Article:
“Switching jobs every 1-3 years is the fastest way to increase your salary, especially early in your career. Because hiring budgets are higher than raise or retention rates.”
When companies seek new talent for their teams, red flags get raised when they see frequent position changes on a candidate’s resume. Hiring managers refer to this as “job hopping,” and see it to be a sign of a lack of commitment, loyalty, teamwork, or performance. In the past, this may have been partially true, but today as we face the after-effects of COVID-19 and The Great Resignation, many professionals who were laid off during the pandemic or have changed career paths are seeking a salary increase. Job hoppers today are making up to 30% more than they did at their last job, according to a Conference Board survey. Senior level and C-level executives are getting 30% more when they change jobs, which is a significant jump than lower level positions who only see a 10% or less increase in salary.
Employees across the country are starting to worry about how their salaries are going to keep up with the pace of inflation. Even if they’re happy in their current position, they have to pay the bills and support their families. 62% of all workers and 72% of millennial workers reported saying that this was a major concern for them. Job hopping has become the answer to this problem.
While some tech companies can afford to budget for retainment costs, others don’t have the option to give the 10-30% raises that employees are asking for in order to stay. While some settle for promotions or remote work flexibility, others leave and seek the hiring bonus from competitors. Hiring budgets are always higher than raise or retention rates, and workers know that. Job hopping isn’t something to look down on, but to instead reframe that workers are simply just valuing themselves to be worth more than what they’re getting.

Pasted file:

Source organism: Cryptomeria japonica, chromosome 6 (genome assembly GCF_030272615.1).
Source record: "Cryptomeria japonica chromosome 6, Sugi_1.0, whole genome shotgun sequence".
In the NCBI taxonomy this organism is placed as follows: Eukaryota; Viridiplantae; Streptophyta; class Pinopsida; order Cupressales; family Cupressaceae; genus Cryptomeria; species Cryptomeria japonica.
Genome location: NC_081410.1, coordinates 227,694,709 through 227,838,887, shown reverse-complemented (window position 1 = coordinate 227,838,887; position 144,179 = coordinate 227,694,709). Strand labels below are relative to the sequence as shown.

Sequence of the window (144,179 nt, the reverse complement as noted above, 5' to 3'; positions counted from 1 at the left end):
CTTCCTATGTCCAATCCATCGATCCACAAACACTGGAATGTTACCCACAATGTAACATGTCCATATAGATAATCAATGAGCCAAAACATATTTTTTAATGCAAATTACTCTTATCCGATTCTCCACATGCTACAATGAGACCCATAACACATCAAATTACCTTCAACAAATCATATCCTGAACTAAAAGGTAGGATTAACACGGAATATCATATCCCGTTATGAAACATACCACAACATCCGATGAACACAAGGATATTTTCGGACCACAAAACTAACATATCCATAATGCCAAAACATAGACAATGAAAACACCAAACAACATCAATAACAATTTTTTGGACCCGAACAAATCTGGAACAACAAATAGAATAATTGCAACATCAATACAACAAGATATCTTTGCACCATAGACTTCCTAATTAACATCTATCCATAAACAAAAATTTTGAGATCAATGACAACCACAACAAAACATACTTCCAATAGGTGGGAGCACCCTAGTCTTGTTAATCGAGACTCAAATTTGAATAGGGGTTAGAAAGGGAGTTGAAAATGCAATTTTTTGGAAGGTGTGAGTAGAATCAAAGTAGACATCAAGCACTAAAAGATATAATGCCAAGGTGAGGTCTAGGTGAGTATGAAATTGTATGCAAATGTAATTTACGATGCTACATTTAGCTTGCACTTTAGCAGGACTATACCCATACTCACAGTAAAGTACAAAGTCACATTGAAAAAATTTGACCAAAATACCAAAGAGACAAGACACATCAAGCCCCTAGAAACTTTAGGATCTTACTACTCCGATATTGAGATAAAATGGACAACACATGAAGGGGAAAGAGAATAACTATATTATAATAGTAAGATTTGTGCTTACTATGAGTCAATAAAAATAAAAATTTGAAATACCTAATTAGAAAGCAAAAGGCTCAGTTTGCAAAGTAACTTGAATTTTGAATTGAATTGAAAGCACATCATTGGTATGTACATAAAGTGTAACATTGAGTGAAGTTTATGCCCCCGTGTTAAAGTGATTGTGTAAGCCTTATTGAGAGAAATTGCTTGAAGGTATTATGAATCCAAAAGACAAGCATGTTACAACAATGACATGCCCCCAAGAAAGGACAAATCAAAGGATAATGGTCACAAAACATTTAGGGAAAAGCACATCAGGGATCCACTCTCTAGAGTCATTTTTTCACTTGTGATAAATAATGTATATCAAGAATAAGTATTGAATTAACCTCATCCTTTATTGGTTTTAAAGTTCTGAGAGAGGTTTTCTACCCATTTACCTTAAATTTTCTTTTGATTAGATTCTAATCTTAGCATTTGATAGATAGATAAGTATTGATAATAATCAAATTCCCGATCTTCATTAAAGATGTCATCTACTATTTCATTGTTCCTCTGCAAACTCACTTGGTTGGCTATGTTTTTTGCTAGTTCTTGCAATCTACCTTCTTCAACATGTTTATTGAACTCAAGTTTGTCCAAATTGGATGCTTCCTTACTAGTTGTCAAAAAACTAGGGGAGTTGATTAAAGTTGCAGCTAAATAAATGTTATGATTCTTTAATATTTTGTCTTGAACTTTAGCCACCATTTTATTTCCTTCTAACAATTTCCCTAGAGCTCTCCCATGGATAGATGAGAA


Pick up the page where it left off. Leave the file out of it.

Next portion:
So, what does a job hopper look like? Generally, they are staying at a job for one to three years at a time, and leave when they are dissatisfied with their pay, upward mobility, or the company culture. Some, however, leave when they are seeking to learn new skills or to be more challenged in their field.
Companies can have a strong advantage against competitors when they hire these people, as they may possess valuable skills and perspectives that a typical candidate would not. For example, a website developer that moves into a marketing role may be more valuable because they know how to use code, SEO, and other development tools to boost advertising on various platforms. Retaining talent that can wear multiple hats with ease is invaluable to the modern workplace.
Even though job hopping has become more popular post-pandemic, it’s important for both employers and candidates to remember what a responsible job hopper looks like. There needs to be a rationale for frequent position changes. Some examples of professional reasons to back up job hopping are: an opportunity that couldn’t be passed up, more money to support the household, a chance to relocate, or an opportunity to expand a particular skillset. Ensuring that the reasoning is sound makes both parties feel confident throughout the hiring process.
The bottom line, the market is changing for job seekers and employers. Hiring managers, keep an open mind and be receptive to unique job histories. There are hidden gems waiting in the vast pool of talent. Candidates, job hop responsibly and make sure you have the skills and reputation to back it up.